real life test kitchen: oaty, fruit-filled scones

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This post has been in the works for A LONG TIME. Before I was blogging even, about 6 years ago. You see, when I lived in CA, I had access to the world’s greatest scones. Up front, they didn’t look remarkably impressive — perfectly round and domed on top; the rustic, oaty pastry pockmarked with sugar. But when you bit into it, oh mama, was it good.
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In the center was a pocket of fruit baked inside the scone! I quickly became obsessed with these “magic scone pockets of delight”, and rushed to our farmer’s market every Sunday in hopes that they still had a few left (often they sold out fast). I eventually forged a friendship with the sconemaster and his family which resulted in many free cookies and bags of granola, but the secret to the scones eluded me.

Fast forward a few years and a whole lot of recipe testing — I’m not sure if it’s perfect, but I finally produced a successful batch of scone-pie hybrids. And now, I’ve made them 5 times. They are a TOUCH labor intensive, but honestly, for scones this amazing you won’t mind the extra time it takes to fill each one. And did I mention that these are the only scones that actually taste better the next day? Get those summer fruits ready and start the oven preheating, ’cause the recipe is after the jump! — Megan B.

sconeprep

Oaty, fruit-filled scones
makes approximately 12 scones ( 3 in. diameter)
3 1/2 cups all purpose flour
3/4 cup turbinado sugar (plus 1/4 c for sprinkling on top of scones)
2 tsp baking soda
1 c butter, VERY COLD and cut into cubes
1/4 tsp salt
1 1/2 cups rolled oats
1 cup buttermilk
1 tsp ground cinnamon
2 cups fruit of your choice (fresh or frozen work equally well) i.e. peaches, blueberries, raspberries*

Preheat your oven to 350F. In a food processor or large bowl, combine flour, salt, baking soda, sugar, cinnamon and oats. Cut in butter (either by pulsing the processor blade or with a pastry blender) little by little until the mix resembles coarse cornmeal. Mix in buttermilk until the dough comes together and drop on to a well-floured cutting board. Form into a ball and cut the dough in half. Roll one half of the dough out until 1/8 inch thickness is reached. Cut out 12-3 inch circles with a biscuit cutter or a drinking glass. Repeat with second half, pressing together any remaining dough scraps to cut more rounds if needed. Place 12 discs on a silpat or parchment lined baking sheet and top each round with a small handful of fruit, being mindful to keep space on the edge to crimp the top piece. Top each scone with the remaining dough, gently pinching the edges together and being careful to not spill the fruit. Sprinkle the scones with the reserved turbinado sugar and bake, 35-40 minutes, or until the tops are golden, but not too dark.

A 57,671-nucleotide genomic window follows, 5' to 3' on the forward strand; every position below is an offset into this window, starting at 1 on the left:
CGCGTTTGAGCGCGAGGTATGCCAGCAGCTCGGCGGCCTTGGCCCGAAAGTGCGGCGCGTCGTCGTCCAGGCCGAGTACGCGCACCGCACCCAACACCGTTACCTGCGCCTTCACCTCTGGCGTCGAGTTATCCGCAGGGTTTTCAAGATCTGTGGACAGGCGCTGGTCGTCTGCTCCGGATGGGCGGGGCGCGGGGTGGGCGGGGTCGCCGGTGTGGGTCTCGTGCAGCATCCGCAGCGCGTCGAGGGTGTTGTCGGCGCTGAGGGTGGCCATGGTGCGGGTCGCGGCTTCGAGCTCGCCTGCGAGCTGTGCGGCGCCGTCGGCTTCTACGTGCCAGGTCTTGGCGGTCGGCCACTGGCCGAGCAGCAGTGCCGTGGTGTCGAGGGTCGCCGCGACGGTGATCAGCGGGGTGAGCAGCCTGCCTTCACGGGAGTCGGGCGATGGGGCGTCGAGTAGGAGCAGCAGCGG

*A note about the filling: You can use a combination of fresh AND frozen fruit if desired, without even thawing the fruit. If you do thaw the frozen fruit, make sure to drain off the liquid well before filling your scones.

From our partners
Vicki Guenther

Hi Megan,

This is your cousin Vicki, Stephen’s wife, and I’m so happy to see your recipe for scones as I’ve been seplaceing for a long time for a scone recipe that I like. Yours seems to have everything in it that I LOVE and I can’t wait to try it out. Thank you for posting this one and for all the wonderful ideas and recipes that you continue to post.

Hugs
Vicki

oh looks so delicious!!!

ShelTone

This was our first ever try with scones. Wowsa. We had a flat of over-ripe berries (assorted) and just trusted this would work. Made 3 dz and glad we did. Family reunion- they scarfed them up. Don’t be afraid to reAlly pile on the fruit. I thought it would be mushy if I did but no problem. Great recipe, thanks.

Megan B

@ShelTone: YAY! I’m glad you tried them, and that they worked out so well. There is nothing that makes me happier than positive feedback on a recipe! And good to know they can handle a healthy amount of fruit — only makes them better, I bet!

recipe round up: just desserts, part one | The Baroness

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